After Letha, and later Rick, graduated from ECHS, she enrolled in Wesleyan College in Macon, Ga. Rick left Troy State after his freshman year to join the US Navy. After his tour of duty in Morocco, Rickey came home and followed his parents’ footsteps back to Tuscaloosa and finished his education at the University of Alabama.
The Webbs’ fourth child, a son they name Alfred Pellar Webb after his paternal grandfather, joined the
family on November 15, 1965.
Jean and Doug still had two children to raise. When the time came for Jeannie, and later Pellar, to go to
school, they went to Ernest Ward on the school bus with their mother. Commuting from Canoe to Walnut
Hill, Jean taught English at Ernest Ward School. Eventually, and while still teaching, she earned a
master’s degree from the University of West Florida in Pensacola. Her education career spanned four decades. Some of the later of those years were spent in administration as assistant principal and interim principal at Ernest Ward. After she retired, Jean wrote and published several books under her pen
name, JJ Webb. You may find copies in the Alabama Room at the Atmore Public Library.
Jean Webb is considered something of a legend by many of her former students, many of whom stayed in touch. Former student Marsha Corley Green told me she often sent Jean a birthday card with 50 or more signatures from former students who still revere their teacher. One year Jean told Marsha that the card was so special to her, she kept it in her Bible. Marsha said Jean’s words “made her heart sing.” In 2018 Marsha and five other former female students drove to Wetumpka to take their teacher out to celebrate her birthday at lunch. What an honor for a woman who had been retired from teaching for 25 or so years.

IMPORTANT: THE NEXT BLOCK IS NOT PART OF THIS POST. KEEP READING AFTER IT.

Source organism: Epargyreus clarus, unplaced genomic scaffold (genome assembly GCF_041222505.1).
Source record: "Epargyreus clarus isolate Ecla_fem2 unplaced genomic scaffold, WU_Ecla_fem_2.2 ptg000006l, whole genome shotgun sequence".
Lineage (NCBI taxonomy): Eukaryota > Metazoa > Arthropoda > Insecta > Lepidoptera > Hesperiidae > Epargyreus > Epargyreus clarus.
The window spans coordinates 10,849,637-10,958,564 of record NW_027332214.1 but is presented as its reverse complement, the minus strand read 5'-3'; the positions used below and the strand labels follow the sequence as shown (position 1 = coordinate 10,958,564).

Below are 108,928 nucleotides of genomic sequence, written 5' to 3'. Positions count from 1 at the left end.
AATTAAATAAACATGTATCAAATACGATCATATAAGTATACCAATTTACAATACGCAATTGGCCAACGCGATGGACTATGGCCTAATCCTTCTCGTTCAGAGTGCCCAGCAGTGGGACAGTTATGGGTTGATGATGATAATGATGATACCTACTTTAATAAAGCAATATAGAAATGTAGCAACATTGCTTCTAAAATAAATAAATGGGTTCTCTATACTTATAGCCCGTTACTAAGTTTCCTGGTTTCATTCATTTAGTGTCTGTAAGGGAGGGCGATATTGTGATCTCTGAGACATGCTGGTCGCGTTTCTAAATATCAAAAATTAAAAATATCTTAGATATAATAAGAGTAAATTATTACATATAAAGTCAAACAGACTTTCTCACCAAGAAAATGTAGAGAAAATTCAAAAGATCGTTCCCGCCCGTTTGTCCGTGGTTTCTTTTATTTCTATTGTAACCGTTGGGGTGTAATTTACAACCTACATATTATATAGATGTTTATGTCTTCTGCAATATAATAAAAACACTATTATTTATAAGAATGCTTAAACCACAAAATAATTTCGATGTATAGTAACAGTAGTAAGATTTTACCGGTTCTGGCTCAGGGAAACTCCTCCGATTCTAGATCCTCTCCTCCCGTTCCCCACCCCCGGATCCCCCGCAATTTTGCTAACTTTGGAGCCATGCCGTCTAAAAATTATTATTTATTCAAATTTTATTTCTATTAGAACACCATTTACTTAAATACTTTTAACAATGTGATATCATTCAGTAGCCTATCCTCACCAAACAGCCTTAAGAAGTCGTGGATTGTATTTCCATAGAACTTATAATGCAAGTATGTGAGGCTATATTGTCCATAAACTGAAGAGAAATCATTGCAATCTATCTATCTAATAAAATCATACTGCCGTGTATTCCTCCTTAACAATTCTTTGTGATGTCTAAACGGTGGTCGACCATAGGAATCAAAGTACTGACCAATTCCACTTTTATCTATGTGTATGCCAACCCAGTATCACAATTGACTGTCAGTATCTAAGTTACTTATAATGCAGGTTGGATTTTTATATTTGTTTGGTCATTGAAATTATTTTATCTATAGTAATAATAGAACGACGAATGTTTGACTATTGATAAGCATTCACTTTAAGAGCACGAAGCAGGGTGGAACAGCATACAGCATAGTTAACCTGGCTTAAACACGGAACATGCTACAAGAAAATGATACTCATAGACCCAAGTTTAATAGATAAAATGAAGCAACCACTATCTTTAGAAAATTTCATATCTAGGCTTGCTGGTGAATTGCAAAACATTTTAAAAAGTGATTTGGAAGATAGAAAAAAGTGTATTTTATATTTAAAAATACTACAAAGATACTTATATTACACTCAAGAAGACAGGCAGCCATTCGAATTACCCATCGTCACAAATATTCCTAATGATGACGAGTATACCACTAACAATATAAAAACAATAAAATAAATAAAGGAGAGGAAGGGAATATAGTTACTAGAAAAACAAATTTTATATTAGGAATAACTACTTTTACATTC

# # #
It would be easy to say of attorney Doug Webb that he served 22 years as Presiding Circuit Judge of
Conecuh, Escambia, and Monroe counties (1963–1985) and that he represented the people of Baldwin,
Escambia, and Monroe counties as an Alabama State Senator from 1959 to 1962. But that would be like
describing Atticus Finch as a pretty decent fella.
Judge Webb’s reputation was that of a fair and impartial judge. He gave up his membership in Atmore
Country Club because when he tried to play golf people asked him about various pending cases. He
never wanted his decisions to be influenced, or appear to have been influenced, by those conversations. Judge Webb was also known to be impeccably impartial in Alabama’s 1960s Civil Rights cases. Judge Webb was figuratively color blind.
Rick Webb told me recently that what they are most proud of is that their daddy was the first Circuit Judge
in Alabama to have his portrait hung in the courtroom in which he presided. Judge Douglas Schelling Webb’s portrait still hangs in the Escambia County Courthouse in Brewton.
Last month, Jean Webb’s nephew, Dr Rob Jackson of Prattville, Ala, officiated at the family’s private
memorial service for Jean. She died in Wetumpka on February 18, 2022 only a few days after her 98th
Atmore native Bonnie Bartel Latino is a former columnist for Stars and Stripes newspaper in Europe.
She is an award-winning novelist and journalist.